Puddings are among South India’s many culinary treasures that are practically unknown to the rest of India, let alone the western world. You will never find most of them on an Indian restaurant menu; the only variety of paayasam you will find in a restaurant in the United States is gheer, the North Indian rice pudding. A few restaurants may also serve semiya paayasam.
These puddings are made with either rice, tropical fruit, or dal and cooked in milk or coconut milk. The velvety-smooth homemade tropical fruit jams and coconut milk impart a delicately sweet creaminess to the fruit-based paayasams. The creaminess of the puddings is accented with toasted coconut, raisins, and cashews. Our jams of sweetened, preserved tropical fruit require no hot-water baths or sterilized jars—just ripe fruit, ghee (preferably homemade), brown sugar, and less than an hour in the kitchen.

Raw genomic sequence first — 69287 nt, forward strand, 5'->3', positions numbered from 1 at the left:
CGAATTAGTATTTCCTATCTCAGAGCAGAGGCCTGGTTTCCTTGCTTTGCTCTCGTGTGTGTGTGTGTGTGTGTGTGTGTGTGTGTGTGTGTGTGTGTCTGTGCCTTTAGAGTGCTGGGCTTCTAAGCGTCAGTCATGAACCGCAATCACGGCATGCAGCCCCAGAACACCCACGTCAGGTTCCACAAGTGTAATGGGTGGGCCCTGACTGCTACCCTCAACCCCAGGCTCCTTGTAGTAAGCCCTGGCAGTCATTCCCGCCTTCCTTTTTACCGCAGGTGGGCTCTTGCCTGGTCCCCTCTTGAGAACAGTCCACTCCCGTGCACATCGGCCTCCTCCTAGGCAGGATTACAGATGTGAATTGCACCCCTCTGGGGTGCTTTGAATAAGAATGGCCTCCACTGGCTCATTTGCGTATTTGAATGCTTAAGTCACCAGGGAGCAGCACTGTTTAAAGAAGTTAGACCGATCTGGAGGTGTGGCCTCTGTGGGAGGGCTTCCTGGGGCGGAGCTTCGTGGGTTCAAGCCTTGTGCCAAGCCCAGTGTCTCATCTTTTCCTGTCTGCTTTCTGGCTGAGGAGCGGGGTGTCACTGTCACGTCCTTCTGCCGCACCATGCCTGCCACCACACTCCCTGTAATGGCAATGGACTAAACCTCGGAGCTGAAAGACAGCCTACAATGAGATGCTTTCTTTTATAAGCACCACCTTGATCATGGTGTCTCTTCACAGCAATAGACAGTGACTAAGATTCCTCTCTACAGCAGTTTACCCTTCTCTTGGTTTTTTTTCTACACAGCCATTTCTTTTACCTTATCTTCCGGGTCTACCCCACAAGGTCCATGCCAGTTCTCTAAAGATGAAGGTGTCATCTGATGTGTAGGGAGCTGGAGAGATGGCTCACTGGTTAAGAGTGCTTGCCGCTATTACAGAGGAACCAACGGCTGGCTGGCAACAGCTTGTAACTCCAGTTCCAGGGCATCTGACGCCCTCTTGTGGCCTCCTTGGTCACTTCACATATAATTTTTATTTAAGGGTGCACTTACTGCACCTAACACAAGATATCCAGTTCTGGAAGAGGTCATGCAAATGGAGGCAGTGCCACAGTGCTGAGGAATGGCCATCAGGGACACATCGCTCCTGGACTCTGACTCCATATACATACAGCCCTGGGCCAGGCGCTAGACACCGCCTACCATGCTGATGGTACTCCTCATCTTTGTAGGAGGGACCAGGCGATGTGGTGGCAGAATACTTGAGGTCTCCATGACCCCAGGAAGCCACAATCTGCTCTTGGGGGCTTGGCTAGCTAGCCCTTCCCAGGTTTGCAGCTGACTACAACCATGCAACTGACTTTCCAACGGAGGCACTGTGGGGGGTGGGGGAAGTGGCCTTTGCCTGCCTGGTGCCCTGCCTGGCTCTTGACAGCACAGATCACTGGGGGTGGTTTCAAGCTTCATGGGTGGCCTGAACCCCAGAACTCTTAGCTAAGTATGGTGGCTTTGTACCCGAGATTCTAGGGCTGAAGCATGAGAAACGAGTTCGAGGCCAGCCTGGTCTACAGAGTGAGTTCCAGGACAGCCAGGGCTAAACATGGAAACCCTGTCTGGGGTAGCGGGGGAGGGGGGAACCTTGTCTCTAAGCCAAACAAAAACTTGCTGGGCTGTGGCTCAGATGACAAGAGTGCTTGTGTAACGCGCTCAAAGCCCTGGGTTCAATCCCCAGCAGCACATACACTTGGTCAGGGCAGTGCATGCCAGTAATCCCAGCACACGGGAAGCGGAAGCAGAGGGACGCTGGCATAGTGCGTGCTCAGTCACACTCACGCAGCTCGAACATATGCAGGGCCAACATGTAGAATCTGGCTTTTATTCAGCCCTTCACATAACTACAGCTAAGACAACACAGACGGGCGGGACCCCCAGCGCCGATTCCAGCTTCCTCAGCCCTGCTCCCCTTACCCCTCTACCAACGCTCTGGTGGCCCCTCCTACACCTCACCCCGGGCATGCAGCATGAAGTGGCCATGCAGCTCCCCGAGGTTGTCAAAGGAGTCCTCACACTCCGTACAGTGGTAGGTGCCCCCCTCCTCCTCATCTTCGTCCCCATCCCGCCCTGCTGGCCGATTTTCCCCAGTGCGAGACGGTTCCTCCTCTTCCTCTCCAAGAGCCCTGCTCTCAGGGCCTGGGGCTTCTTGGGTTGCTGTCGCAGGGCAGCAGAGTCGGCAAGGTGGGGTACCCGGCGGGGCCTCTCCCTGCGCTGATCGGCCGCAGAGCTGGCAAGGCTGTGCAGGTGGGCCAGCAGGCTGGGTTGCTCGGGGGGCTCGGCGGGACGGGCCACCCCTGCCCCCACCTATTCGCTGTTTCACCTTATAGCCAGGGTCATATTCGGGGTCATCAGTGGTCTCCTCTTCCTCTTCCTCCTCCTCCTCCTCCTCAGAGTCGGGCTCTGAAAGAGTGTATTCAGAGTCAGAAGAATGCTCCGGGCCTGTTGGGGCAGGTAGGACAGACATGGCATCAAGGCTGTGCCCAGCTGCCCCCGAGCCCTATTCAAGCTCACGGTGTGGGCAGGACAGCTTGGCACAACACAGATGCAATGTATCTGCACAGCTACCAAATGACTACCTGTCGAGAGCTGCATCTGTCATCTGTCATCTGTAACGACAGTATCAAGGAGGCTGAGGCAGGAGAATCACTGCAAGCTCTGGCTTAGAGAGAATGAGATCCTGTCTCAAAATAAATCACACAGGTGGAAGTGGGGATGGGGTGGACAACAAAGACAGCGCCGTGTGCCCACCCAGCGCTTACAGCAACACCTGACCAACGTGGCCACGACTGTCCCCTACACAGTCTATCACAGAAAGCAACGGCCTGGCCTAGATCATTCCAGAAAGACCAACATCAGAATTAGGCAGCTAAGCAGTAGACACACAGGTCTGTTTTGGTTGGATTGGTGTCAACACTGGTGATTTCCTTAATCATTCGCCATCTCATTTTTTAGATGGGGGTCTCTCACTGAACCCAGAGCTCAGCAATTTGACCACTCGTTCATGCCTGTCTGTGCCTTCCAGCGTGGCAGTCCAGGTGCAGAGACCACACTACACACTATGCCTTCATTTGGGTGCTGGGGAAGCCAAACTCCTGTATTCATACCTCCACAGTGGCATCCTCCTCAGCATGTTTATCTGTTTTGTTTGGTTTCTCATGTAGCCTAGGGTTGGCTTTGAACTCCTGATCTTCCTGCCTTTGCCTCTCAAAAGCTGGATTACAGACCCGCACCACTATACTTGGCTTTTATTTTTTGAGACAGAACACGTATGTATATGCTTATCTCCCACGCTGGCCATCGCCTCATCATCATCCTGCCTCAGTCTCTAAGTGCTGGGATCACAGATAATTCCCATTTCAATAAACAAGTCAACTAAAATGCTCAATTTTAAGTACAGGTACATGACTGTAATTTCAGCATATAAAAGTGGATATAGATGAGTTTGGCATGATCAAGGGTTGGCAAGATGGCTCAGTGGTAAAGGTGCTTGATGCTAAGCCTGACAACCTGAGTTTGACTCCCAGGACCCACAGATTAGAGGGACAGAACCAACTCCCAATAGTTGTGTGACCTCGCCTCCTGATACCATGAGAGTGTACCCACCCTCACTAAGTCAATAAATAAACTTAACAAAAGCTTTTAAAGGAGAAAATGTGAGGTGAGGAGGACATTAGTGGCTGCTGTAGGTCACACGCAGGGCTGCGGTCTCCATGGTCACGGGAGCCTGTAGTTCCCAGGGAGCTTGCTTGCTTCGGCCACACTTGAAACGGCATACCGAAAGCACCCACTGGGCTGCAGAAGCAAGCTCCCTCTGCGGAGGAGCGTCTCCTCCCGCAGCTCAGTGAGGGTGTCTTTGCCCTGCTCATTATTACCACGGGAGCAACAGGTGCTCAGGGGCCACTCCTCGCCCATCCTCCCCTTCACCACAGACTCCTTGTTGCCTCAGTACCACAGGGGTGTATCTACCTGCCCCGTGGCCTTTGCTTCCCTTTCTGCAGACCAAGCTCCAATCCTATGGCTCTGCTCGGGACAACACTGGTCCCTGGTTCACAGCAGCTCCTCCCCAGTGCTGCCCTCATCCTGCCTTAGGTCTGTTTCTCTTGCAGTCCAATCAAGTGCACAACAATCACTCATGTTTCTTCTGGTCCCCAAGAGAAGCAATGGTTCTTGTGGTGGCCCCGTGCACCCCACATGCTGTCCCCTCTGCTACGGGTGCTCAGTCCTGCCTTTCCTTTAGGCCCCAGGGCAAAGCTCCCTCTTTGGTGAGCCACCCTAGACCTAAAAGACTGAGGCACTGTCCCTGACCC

The quality of ingredients always makes a great difference in the end product; the rice used for paayasam is no different. Back home, hand-pounded unakkalari, the aristocrat of rice varieties, is used for making paayasam. But like all true aristocrats, it is scarce, and I believe it is never exported abroad. It has a delicate flavor and a consistency that has just the right cling, and it cooks into a perfect paayasam. The clinging consistency of the paayasam depends on the starchiness of the rice. The rice should possess just enough starch to cling in cooking, but not too much to become gummy.
The authentic pot for cooking paayasam is the uruli, a heavy and shallow bell-metal pan with a curved interior. A heavy pot that transmits consistent, even heat is a perfect substitute. Do not use parboiled rice for paayasam; those grains always stay separate. In the absence of the real stuff, medium-grain or long-grain white rice is the preferred substitute.